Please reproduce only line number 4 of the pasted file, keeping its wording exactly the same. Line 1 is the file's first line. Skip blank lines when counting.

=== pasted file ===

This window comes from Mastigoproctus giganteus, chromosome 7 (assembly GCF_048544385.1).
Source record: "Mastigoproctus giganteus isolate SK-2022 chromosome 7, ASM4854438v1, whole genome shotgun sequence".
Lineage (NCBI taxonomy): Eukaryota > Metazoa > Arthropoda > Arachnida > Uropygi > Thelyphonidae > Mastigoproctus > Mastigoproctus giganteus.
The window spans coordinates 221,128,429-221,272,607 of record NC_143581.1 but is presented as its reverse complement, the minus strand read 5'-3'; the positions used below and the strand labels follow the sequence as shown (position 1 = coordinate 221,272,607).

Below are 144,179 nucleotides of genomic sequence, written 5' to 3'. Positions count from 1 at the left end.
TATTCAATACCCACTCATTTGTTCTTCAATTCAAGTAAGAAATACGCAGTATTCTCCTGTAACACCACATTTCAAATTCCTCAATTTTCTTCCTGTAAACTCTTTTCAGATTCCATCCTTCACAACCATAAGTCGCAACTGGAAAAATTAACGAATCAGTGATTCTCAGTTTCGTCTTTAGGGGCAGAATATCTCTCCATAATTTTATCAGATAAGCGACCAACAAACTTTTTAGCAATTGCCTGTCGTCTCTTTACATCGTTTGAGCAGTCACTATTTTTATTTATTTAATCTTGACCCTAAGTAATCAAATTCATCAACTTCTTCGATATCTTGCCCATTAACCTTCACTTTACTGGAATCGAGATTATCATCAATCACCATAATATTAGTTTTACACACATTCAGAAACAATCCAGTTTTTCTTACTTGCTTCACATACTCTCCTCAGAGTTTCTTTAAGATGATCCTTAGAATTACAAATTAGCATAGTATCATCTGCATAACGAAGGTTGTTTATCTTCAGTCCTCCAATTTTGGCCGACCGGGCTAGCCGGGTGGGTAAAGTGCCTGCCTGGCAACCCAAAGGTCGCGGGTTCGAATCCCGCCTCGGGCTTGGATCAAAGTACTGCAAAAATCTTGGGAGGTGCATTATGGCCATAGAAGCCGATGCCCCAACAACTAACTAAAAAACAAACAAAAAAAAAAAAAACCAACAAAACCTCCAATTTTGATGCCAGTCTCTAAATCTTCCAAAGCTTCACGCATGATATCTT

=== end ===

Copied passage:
The window spans coordinates 221,128,429-221,272,607 of record NC_143581.1 but is presented as its reverse complement, the minus strand read 5'-3'; the positions used below and the strand labels follow the sequence as shown (position 1 = coordinate 221,272,607).